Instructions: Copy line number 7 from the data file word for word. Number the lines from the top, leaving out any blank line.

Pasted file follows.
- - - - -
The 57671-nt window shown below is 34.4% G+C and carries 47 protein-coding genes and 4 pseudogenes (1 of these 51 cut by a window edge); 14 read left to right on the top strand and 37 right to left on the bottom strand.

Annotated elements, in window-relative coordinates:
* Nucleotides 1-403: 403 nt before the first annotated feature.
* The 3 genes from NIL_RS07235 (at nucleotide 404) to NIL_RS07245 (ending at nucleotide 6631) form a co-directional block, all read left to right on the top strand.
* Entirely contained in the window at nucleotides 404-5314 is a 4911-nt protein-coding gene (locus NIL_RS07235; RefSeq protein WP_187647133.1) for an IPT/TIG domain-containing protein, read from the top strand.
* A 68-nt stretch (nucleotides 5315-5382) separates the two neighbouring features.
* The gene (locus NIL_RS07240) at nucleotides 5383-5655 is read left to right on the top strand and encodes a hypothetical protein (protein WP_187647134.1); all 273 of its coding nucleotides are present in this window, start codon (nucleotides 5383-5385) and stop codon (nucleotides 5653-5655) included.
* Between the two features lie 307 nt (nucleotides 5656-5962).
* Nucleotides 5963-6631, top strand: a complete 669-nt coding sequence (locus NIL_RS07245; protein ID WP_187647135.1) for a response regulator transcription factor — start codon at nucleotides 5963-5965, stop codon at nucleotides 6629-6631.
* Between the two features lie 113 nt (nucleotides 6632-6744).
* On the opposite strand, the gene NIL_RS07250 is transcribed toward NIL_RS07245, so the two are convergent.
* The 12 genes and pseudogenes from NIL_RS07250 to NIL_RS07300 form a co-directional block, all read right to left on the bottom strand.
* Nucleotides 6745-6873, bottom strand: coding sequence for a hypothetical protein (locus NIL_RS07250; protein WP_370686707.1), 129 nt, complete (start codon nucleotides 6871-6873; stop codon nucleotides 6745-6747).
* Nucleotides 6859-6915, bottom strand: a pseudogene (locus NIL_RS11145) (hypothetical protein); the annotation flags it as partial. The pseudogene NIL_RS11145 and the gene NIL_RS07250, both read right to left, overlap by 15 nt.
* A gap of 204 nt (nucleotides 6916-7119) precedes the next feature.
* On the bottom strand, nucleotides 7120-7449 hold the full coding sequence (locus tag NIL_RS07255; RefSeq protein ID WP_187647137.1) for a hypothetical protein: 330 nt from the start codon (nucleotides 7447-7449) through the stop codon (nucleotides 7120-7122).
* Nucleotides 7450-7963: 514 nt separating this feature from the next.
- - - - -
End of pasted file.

* The gene (locus NIL_RS07240) at nucleotides 5383-5655 is read left to right on the top strand and encodes a hypothetical protein (protein WP_187647134.1); all 273 of its coding nucleotides are present in this window, start codon (nucleotides 5383-5385) and stop codon (nucleotides 5653-5655) included.